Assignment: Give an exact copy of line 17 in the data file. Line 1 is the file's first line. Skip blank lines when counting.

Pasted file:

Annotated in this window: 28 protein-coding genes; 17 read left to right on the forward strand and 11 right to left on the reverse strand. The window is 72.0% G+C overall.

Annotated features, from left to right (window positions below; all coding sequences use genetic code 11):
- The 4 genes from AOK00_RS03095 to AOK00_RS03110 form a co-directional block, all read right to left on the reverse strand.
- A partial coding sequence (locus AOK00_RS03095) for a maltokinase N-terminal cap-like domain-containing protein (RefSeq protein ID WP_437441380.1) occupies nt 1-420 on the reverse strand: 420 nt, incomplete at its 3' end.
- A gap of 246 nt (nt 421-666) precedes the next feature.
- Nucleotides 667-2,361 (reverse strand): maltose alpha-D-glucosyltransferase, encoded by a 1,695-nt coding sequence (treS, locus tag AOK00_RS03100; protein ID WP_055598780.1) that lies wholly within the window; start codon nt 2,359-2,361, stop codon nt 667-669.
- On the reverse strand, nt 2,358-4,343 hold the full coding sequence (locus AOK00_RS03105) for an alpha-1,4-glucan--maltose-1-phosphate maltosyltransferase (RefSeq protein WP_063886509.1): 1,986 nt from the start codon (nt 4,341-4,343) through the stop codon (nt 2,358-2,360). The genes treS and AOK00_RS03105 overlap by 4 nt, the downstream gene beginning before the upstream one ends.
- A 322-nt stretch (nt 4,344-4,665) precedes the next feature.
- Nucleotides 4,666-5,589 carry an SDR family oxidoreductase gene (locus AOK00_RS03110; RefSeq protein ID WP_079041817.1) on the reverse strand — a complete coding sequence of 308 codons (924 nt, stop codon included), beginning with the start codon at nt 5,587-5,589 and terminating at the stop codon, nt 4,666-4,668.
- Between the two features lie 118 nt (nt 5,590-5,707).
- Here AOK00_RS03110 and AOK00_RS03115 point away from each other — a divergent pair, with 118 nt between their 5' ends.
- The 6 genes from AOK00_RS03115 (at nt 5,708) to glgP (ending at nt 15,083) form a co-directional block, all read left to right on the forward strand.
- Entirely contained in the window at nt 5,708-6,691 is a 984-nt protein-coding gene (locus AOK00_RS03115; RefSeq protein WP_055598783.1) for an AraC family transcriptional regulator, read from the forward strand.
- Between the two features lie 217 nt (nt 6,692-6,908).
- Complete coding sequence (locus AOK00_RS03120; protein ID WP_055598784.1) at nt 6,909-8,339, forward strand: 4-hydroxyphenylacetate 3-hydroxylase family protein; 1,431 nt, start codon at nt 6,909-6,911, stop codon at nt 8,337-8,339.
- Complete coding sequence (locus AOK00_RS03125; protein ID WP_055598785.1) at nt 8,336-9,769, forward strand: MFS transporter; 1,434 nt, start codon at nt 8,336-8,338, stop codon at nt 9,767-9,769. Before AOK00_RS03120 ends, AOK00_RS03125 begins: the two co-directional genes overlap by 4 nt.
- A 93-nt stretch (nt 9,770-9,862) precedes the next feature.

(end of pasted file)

- A 93-nt stretch (nt 9,770-9,862) precedes the next feature.